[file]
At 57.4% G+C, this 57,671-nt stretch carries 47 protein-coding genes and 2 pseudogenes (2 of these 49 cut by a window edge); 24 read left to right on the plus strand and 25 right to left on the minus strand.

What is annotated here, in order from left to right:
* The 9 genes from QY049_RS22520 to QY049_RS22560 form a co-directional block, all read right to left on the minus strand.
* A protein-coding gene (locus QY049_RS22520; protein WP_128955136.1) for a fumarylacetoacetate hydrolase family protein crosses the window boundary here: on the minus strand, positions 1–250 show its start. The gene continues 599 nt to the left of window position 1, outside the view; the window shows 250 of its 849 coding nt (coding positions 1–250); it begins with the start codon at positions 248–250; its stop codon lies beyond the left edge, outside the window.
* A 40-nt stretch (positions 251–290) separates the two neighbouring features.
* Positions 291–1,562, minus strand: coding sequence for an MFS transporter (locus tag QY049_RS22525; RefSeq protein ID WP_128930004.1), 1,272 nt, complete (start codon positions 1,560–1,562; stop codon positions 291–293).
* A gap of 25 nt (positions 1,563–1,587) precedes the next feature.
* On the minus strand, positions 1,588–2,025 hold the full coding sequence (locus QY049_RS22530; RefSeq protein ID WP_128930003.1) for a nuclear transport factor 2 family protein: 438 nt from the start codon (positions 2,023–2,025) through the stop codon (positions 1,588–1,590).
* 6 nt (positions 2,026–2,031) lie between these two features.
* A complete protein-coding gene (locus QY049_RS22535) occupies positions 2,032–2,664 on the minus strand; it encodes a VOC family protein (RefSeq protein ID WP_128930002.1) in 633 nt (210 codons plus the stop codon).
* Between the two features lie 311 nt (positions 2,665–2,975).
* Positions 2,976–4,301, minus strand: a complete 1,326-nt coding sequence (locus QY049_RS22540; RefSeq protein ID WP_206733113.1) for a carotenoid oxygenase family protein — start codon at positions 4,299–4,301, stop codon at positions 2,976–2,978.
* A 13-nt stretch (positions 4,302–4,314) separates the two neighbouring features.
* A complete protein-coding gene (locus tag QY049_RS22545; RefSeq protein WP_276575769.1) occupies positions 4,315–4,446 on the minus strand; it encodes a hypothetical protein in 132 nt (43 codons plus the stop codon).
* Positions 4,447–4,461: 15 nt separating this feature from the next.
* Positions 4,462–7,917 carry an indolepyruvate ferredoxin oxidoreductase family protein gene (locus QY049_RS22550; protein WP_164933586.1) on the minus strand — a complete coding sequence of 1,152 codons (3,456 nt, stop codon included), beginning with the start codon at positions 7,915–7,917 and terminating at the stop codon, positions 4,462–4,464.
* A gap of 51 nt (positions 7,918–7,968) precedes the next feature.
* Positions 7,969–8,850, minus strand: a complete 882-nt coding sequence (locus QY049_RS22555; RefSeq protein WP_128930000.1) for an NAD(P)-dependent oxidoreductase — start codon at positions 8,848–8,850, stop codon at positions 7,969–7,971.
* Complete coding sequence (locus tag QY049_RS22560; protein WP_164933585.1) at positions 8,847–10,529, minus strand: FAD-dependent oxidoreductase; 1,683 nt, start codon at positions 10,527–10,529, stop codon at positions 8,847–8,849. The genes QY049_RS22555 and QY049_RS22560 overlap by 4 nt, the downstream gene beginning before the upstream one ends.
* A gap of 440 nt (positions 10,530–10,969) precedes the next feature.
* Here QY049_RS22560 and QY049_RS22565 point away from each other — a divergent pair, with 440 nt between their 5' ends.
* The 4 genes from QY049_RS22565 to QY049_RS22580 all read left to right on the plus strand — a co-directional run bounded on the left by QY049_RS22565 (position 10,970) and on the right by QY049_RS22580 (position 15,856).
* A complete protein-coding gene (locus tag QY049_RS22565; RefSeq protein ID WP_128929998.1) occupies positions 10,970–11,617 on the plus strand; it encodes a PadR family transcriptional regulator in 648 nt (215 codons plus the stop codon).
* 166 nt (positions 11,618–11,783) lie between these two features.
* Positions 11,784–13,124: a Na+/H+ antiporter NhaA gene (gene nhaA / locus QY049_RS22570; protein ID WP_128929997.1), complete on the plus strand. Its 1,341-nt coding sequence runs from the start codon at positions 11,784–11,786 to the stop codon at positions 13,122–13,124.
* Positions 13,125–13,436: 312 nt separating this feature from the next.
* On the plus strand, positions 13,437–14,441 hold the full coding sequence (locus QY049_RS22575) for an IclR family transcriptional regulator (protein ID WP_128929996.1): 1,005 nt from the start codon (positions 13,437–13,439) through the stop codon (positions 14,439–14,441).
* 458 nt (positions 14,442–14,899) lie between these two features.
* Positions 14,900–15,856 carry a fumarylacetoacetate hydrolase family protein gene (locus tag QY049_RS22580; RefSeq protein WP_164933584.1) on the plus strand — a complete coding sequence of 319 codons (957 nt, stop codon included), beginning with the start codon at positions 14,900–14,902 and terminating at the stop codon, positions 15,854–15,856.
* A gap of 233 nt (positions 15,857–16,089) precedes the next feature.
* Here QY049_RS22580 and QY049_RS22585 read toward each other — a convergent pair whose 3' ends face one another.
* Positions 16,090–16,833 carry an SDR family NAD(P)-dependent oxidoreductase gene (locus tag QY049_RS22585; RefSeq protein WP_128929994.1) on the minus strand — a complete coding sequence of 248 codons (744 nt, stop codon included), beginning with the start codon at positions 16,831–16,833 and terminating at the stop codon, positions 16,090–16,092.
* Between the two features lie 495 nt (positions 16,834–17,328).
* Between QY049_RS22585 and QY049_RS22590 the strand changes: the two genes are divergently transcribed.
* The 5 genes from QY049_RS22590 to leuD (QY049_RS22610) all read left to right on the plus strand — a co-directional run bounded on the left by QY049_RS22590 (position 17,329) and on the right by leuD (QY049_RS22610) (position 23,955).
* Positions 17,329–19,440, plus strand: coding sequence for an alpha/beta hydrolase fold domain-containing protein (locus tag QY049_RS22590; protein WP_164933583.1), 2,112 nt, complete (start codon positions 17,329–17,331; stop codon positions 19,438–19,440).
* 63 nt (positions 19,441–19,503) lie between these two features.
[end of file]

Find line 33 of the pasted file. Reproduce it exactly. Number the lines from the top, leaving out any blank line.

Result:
* Between the two features lie 495 nt (positions 16,834–17,328).